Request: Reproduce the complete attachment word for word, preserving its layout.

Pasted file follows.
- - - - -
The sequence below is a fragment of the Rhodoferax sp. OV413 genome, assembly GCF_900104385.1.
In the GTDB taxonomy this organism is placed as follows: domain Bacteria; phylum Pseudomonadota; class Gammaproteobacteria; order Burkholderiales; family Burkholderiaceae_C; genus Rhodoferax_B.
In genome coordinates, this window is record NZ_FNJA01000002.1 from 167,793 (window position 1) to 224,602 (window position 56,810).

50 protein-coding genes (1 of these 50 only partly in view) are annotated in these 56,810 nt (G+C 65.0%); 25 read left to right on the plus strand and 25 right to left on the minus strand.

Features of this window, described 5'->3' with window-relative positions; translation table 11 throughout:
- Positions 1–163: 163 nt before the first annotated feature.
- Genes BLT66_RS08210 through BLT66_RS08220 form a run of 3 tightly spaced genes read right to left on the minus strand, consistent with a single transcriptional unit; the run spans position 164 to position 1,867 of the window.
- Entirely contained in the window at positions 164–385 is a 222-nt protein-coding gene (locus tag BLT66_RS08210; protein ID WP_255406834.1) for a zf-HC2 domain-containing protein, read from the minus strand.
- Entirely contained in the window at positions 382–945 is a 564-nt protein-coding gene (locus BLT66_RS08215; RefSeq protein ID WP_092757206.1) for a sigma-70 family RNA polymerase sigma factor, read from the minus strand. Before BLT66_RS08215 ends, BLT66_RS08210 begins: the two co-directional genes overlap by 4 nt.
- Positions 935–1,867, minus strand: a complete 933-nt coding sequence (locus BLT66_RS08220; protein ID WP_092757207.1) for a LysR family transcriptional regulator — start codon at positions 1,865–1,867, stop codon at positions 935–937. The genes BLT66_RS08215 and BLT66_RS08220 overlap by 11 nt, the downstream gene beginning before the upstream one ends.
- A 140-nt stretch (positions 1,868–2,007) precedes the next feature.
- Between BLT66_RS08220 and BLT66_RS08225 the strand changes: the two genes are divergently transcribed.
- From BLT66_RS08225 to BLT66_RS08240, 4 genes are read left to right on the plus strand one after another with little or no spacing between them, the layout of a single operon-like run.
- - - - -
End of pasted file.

The sequence below is a fragment of the Rhodoferax sp. OV413 genome, assembly GCF_900104385.1.
In the GTDB taxonomy this organism is placed as follows: domain Bacteria; phylum Pseudomonadota; class Gammaproteobacteria; order Burkholderiales; family Burkholderiaceae_C; genus Rhodoferax_B.
In genome coordinates, this window is record NZ_FNJA01000002.1 from 167,793 (window position 1) to 224,602 (window position 56,810).

50 protein-coding genes (1 of these 50 only partly in view) are annotated in these 56,810 nt (G+C 65.0%); 25 read left to right on the plus strand and 25 right to left on the minus strand.

Features of this window, described 5'->3' with window-relative positions; translation table 11 throughout:
- Positions 1–163: 163 nt before the first annotated feature.
- Genes BLT66_RS08210 through BLT66_RS08220 form a run of 3 tightly spaced genes read right to left on the minus strand, consistent with a single transcriptional unit; the run spans position 164 to position 1,867 of the window.
- Entirely contained in the window at positions 164–385 is a 222-nt protein-coding gene (locus tag BLT66_RS08210; protein ID WP_255406834.1) for a zf-HC2 domain-containing protein, read from the minus strand.
- Entirely contained in the window at positions 382–945 is a 564-nt protein-coding gene (locus BLT66_RS08215; RefSeq protein ID WP_092757206.1) for a sigma-70 family RNA polymerase sigma factor, read from the minus strand. Before BLT66_RS08215 ends, BLT66_RS08210 begins: the two co-directional genes overlap by 4 nt.
- Positions 935–1,867, minus strand: a complete 933-nt coding sequence (locus BLT66_RS08220; protein ID WP_092757207.1) for a LysR family transcriptional regulator — start codon at positions 1,865–1,867, stop codon at positions 935–937. The genes BLT66_RS08215 and BLT66_RS08220 overlap by 11 nt, the downstream gene beginning before the upstream one ends.
- A 140-nt stretch (positions 1,868–2,007) precedes the next feature.
- Between BLT66_RS08220 and BLT66_RS08225 the strand changes: the two genes are divergently transcribed.
- From BLT66_RS08225 to BLT66_RS08240, 4 genes are read left to right on the plus strand one after another with little or no spacing between them, the layout of a single operon-like run.